Begin paying attention to the real estate market so that you will be ready for the challenges and opportunities that it presents. Read and listen to the news. You’ll quickly find out what kind of market your area is in. Your agent can advise you on this as well.
Is it a seller’s market? That means sellers are in the drivers seat, able to sell quickly and get above-market prices for their homes. Buyers will compete for homes, driving the prices well above the asking price. As a buyer, you will likely have to make offers on several homes, and at higher prices than you’d like to pay, just to get a seller to consider your offer.
Is it a buyer’s market? After tough economic times, real estate prices may be depressed and the market may be flooded with houses that aren’t selling. Buyers are able to take their time, pick from many different options, and make low-ball offers that get accepted.
Know what you are facing when you start home shopping so that you make the best of the current economic situation.
16. Think about resale for every property you look at.
Will you buy your house and live in it the rest of you life? Not likely. Most people sell every few years due to job changes or life changes or just the desire for something new. This is human nature and the natural course of life.
Because of the short term nature of home ownership, considering the resale potential of a home before you ever buy it is important to preserve your equity. For example, if you buy a home that has an oddball layout, it may work perfectly for you, but it may be difficult to sell in the future. You may have to reduce the price or remodel the house just to make it desirable for the next owner.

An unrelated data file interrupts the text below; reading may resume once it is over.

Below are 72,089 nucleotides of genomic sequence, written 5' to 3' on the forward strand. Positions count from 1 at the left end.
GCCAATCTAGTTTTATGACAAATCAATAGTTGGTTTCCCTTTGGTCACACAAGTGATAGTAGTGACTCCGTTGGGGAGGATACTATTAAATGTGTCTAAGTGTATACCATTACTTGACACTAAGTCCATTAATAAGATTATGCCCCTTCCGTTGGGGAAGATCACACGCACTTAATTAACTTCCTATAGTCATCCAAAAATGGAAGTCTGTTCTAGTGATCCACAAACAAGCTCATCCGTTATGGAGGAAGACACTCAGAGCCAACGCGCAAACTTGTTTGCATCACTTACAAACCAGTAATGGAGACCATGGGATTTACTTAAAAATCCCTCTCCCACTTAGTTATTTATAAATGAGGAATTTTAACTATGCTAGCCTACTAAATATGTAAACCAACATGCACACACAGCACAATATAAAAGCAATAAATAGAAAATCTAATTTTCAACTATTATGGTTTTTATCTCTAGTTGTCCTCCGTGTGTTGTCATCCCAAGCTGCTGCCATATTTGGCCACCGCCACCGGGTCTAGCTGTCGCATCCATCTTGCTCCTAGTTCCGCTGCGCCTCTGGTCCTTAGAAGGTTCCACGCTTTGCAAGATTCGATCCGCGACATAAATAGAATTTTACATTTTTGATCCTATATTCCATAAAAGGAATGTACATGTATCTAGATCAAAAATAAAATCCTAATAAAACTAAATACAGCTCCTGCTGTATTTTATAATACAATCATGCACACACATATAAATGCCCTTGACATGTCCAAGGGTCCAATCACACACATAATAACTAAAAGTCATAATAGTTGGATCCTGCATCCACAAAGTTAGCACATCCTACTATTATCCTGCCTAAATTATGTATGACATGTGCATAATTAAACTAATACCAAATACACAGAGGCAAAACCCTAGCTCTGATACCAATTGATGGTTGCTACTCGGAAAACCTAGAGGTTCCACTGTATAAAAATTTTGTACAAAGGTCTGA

Think a step ahead and consider what the next owner will think about (and pay for) the house.
17. Look at several homes before settling.
Buying a home is inherently emotional. When you tour a property, you start imaging your life and your family in that place. It becomes more than just a structure. It becomes “home” in your mind. It’s easy to get excited when you see a new place, with exiting features, rooms and options you don’t currently own.
Buying on emotion can get you in trouble, especially if you look at one or two houses and decide you have seen enough. The marketplace is full of a wide range of options, with dozens of styles, hundreds of features and selections, all at different price-points.
Take some time in the beginning of your search to view several homes to get a good sampling of what is available. Look at both new and resale homes. Especially with new construction homes, you can view these on your own, without having to drag your agent along.
Get familiar with the available options so you get what will really make your home a dream home.
18. Consider non-house factors.
The saying goes, “The three most important factors in real estate are location, location, location.” This alludes to the fact that the house or structure itself isn’t the most important factor in determining the price of a home. We’ll leave that debate for another time, but we will acknowledge that location plays a critical role in home prices.
As you consider various properties for possible purchase, look at these surrounding “locational circumstances”:
- Quality of schools
- Access to shopping
- Access to grocery stores
- Access to public transportation
- Access to roads and highways